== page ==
When It Was Natural for Parents to Bury Their Children

History gives us breadth: people in action on a grand stage, consequential ideas with great if unforeseen consequences; the demographer’s statistics and tables distil huge movements into tables we can wrap our minds around. But literature, whether consciously or unconsciously, whether reporting or reflecting, chooses a smaller stage. But it also catches that universal in a distilled moment – in the feelings of a narrator, a character. It may be anecdotal but it’s anecdotal accessible to our sympathy. How much have we changed between 1650 and 2012? In some ways, a lot. Fogel’s charts demonstrate that. In some ways, not so much. We remain human.

Puritan poets are not everyone’s cup of tea – the plain style helps them age more slowly, but they are still the product of a culture remarkably different from ours – a frontier, theocentric if not theocratic. But a death in the family is always shattering & love for a mate is timeless. I’ll put up the Bradstreet love poems next week, but for today, let’s look at the consolations poets found in their art & their beliefs with the death of children and a spouse. (And the brevity of these children’s lives may help us better understand how large and intimate the changes Fogel describes have been.) Even if their experiences would be uncommon today, parents may still bury children and we find we understand the poet’s feelings (in hearts we recognize at once) and to a lesser degree how they thought (in minds we enter with more difficulty).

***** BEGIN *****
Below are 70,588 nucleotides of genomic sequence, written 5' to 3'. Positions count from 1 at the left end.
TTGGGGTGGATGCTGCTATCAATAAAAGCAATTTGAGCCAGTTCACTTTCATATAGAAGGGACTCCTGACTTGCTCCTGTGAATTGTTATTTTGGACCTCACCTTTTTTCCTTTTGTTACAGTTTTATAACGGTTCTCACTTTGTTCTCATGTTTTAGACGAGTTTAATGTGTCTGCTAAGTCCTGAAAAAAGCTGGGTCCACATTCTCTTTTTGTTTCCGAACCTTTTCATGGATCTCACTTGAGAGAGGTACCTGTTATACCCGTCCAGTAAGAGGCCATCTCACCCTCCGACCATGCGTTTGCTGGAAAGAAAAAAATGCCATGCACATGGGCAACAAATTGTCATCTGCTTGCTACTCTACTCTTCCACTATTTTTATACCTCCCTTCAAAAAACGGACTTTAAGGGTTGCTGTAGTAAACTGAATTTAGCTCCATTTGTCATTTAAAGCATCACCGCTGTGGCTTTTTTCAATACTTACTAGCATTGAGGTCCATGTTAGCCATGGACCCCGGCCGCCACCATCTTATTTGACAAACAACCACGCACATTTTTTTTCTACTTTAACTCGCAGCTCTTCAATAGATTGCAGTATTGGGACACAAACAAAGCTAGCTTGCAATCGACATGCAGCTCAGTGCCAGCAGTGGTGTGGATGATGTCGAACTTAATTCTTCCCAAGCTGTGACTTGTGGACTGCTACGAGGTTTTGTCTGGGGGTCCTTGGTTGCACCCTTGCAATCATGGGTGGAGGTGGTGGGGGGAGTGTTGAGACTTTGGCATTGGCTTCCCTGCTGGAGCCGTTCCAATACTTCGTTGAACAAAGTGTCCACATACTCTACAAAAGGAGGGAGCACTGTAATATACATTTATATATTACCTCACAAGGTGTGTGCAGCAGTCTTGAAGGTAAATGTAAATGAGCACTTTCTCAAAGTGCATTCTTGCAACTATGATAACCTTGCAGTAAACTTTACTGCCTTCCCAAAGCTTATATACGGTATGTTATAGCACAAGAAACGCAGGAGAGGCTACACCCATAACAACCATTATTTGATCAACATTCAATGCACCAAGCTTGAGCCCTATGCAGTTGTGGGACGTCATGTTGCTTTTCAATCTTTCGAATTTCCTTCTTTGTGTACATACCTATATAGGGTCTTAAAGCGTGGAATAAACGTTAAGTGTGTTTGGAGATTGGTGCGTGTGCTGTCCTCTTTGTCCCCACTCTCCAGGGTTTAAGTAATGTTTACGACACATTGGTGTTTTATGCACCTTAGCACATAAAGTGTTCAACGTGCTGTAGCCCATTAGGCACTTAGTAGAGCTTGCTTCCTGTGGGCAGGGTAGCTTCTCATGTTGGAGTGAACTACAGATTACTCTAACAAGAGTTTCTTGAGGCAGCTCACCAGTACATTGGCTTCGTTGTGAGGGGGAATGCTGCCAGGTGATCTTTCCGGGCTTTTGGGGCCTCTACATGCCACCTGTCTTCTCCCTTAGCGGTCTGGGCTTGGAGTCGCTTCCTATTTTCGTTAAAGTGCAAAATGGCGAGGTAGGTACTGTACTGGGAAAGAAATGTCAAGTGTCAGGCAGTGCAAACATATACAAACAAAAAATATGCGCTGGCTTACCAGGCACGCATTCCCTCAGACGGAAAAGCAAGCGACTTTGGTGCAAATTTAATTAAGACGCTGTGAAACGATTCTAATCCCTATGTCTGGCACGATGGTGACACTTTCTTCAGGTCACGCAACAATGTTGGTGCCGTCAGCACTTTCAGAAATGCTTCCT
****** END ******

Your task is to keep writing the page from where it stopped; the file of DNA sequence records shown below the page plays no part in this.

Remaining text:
Edward Taylor’s major works were religious, but today we often anthologize his “minor works” (V. 3) Some are clever, youthful acrostics. But, perhaps his finest is the complex “Upon Wedlock, and Death of Children.” Grabo notes this was about the same time he began the Meditations (discussed earlier). The impetus is not a mystical marriage but a real one, not a spiritual sorrow but a familial one. Between 1675 and 1682, two of his daughters died. He structures the narrative (& feelings) in the form he found congenial for the meditations – stanzas of iambic pentameter rhymed ababccc. Each stanza’s firm closure moves the narrative and tension forward – a movement that changes rhythm & tone. The narrator moves from initial light to a dark space, finally, firmly, but slowly and even hesitantly, moving to the subdued, reflected, light of the end.